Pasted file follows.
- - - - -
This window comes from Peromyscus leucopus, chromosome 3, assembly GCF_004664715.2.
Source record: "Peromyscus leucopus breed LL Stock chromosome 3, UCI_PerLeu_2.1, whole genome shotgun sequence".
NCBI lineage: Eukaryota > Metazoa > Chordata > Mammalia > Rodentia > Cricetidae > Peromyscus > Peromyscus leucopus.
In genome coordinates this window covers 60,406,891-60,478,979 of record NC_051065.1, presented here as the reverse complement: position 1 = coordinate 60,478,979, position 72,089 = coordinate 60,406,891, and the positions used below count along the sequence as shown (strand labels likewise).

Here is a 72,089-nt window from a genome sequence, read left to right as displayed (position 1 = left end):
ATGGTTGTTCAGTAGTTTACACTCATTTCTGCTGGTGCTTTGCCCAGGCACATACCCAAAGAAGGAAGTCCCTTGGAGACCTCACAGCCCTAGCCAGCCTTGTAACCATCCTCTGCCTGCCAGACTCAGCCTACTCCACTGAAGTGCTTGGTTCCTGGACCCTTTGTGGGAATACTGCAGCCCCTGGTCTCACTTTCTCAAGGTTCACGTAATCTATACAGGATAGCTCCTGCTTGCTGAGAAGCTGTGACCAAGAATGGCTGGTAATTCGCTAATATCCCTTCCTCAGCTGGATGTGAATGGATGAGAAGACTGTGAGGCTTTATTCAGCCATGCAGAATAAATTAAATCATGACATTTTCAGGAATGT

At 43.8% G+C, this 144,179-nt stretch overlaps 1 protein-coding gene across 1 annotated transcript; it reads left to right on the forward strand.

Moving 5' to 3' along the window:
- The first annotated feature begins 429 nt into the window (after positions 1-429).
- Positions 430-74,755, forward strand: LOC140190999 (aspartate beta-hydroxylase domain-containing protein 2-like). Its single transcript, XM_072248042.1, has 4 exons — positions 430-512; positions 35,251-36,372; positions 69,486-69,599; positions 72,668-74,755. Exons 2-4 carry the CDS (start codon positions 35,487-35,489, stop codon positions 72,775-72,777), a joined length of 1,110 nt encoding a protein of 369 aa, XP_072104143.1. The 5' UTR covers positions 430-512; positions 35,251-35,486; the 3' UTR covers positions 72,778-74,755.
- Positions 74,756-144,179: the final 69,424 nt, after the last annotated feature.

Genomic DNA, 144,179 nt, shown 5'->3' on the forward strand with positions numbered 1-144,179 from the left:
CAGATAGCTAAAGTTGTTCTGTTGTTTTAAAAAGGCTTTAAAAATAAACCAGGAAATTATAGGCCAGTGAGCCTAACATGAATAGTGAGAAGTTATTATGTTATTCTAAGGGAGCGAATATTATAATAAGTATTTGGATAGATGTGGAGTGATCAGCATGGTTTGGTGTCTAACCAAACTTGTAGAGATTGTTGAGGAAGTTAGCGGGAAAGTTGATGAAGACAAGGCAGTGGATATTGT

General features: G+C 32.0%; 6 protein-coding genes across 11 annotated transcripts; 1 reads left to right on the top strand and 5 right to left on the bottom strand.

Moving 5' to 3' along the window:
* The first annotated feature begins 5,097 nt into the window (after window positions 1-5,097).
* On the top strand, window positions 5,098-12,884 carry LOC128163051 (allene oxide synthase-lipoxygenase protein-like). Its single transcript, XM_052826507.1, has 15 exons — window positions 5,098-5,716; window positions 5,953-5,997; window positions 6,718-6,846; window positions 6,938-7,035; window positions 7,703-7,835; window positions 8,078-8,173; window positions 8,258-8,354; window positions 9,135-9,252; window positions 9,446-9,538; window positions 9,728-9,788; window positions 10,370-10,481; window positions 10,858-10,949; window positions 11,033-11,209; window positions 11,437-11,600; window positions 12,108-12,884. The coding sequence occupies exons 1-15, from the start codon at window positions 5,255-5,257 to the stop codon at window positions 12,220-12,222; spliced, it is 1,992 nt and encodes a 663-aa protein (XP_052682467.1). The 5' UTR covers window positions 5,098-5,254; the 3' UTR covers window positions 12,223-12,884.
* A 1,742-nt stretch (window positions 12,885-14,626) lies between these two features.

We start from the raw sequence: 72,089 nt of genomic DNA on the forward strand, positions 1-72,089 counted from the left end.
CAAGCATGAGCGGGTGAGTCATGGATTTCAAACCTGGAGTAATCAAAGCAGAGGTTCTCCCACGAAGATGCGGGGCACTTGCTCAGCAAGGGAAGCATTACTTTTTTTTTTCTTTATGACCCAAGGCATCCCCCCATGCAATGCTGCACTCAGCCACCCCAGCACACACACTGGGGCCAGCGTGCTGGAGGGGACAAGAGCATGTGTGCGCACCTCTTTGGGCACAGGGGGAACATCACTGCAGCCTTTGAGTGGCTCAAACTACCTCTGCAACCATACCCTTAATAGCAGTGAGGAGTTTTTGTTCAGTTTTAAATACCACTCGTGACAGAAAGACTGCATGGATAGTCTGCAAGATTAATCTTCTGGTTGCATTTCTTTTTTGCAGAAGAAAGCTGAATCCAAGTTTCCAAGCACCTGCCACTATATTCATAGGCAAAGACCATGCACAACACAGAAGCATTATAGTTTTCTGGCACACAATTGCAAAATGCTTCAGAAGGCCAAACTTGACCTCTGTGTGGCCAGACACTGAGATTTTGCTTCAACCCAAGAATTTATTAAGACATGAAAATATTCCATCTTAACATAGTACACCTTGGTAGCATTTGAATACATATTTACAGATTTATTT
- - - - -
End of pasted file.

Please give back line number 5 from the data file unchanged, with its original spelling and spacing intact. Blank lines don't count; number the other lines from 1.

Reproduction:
Here is a 72,089-nt window from a genome sequence, read left to right as displayed (position 1 = left end):